Now let's see how it works to make a relatively realistic underwater scene environment. In this little tutorial we assume basic knowledge of the Blender interface.
First the scene lighting.
You need 3 lamps:
- "Projector lamp": First of all, add a spotlight in a clear 3d window in Blender, and turn it more or less downwards. Set the spot as a Buffered- shadow, then in a classic-halfway toggle, then the spotbias angle more than 0.5, to soften the border, and make it halo.
- "Software lamp": Add another lamp (Hemi type) pointing behind the camera, and parented to it. Set its power to a high level, more or less 2. You'll see why we use this lamp later
- "Darkening lamp": Add Area lamp(s) set to negative power 0.5 or less, positioned upon the details to hide from view. This kind of lamp will darken unnecessary parts of the scene, hiding them from view.
To make the ground,add a plane in the top view and scale it until its borders are out the camera's field of view. Set the world colors to black. You should see something like this (figure1). (saustics001.blend)
Now it's time to prepare our animated caustics sequence of images or movie that we'll use as a texture for the projection lamp in Blender. So, first launch Caustics Generator and set the parameters like those in figure 2 (For now these settings would NOT be changed. Later on you will be able to rapidly test different other settings but if you chek the automatic preview, be careful before this to disable antialiasing by setting Supersamples to 10 and Motionblur to 1, otherwise drawings would be drawn very slowly). Then, after setting the directory where you store the sequence of .bmp images, chek Save Output and clik Render Animation.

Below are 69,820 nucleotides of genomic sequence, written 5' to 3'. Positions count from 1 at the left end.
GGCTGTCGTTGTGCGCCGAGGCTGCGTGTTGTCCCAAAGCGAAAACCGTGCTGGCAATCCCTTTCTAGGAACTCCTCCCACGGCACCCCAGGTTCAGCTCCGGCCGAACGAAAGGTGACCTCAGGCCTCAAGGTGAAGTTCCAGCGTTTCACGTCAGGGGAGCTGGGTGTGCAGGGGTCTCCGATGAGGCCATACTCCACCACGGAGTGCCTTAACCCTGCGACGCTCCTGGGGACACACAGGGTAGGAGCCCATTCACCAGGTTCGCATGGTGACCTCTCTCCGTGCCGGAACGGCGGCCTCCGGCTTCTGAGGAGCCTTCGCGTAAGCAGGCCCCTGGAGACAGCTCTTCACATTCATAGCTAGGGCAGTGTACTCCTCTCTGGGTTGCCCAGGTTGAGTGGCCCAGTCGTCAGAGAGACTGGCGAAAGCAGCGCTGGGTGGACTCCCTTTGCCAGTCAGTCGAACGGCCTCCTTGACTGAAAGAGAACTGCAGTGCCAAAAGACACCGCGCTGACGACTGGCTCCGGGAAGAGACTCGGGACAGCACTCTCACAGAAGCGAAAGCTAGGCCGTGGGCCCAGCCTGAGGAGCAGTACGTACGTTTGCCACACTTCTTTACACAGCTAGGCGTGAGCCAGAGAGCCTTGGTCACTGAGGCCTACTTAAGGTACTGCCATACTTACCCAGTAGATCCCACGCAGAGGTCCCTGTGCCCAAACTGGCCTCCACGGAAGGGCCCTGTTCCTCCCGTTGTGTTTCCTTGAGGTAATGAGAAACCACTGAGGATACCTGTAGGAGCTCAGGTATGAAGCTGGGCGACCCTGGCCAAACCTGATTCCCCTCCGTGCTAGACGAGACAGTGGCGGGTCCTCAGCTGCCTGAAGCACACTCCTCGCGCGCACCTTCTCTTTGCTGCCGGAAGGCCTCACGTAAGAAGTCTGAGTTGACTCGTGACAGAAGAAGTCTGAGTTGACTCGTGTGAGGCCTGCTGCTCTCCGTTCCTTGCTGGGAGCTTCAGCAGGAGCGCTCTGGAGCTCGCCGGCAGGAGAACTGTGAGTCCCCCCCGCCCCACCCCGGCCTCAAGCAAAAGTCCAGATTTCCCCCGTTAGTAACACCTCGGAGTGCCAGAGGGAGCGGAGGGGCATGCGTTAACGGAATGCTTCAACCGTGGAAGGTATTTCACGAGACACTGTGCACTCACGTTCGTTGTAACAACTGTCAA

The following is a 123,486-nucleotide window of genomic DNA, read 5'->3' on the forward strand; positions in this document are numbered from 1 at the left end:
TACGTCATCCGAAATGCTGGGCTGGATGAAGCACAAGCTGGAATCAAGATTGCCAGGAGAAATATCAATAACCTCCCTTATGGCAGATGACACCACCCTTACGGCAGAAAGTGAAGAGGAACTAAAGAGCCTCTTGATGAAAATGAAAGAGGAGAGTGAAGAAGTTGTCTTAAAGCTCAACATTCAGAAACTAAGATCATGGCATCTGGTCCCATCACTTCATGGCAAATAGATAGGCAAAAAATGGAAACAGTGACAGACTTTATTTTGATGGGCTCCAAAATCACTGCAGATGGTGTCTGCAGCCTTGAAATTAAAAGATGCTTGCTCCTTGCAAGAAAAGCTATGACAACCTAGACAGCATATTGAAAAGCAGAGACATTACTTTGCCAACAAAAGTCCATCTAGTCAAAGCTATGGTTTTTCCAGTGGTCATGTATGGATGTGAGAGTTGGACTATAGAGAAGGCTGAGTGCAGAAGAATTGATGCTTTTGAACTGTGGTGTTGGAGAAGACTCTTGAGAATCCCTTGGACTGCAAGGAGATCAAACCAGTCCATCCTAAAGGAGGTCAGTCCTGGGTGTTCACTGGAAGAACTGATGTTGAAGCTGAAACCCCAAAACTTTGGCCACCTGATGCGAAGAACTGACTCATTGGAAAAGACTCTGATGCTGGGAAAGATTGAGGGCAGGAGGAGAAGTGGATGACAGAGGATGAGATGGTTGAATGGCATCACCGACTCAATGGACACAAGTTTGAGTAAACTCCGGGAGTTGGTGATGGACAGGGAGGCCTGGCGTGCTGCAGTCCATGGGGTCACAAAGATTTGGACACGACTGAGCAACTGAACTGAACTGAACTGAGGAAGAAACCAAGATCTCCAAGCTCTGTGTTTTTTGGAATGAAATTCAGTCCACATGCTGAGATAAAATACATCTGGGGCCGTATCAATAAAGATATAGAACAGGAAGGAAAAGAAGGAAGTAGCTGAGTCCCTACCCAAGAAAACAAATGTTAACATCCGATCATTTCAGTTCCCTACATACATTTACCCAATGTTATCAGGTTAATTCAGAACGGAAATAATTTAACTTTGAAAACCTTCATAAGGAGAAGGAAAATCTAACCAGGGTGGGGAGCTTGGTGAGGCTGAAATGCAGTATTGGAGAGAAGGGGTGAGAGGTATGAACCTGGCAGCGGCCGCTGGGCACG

Here we are: A complete tileable cyclic animation of caustics, now fully useable in blender on the "projector lamp". But we should use it with care, to avoid some artifacts, because tiled textures can easily appear as artificial to our eyes. Let's return to Blender.
Our scene opened, let's select the projector lamp and add a texture to it. Next go to the Textures panel and set it like in figure 3. This indicates that the sequence used contains 32 frames (the parameter determined in CausticsGenerator), each of them used one by one and repeated cyclically in time forever. But at this point no control of the size of the pattern used is possible. We have to fix it.
A smart method is to put a plane under the ground and name it REF, for instance. The only thing to do is to enter Lamp buttons >>Textures and Input, chek the Object box, and enter the same name in this field: REF. Now,the mapping of that textured lamp will adapt to the size and position of the object named REF, like in figure4 (caustics002.blend).
You should now be able to test rendering. After this, press F12.
If the patterns of the caustics are too large, you only need to resize the plane object you named REF in lower dimensions, and if they are too small make your REF object bigger. It's that simple! Now, with the REF plane selected, insert a loc key. Then go, say, 100 frames later and slightly move (horizontally only) the REF plane a little. Insert a second loc key on it. You have simulated the effect of the wind on the waves, making the caustics drift along with it.
Let's push the Anim button and start testing... Good blending, and don't sinque too much in it
by Dan Tabonet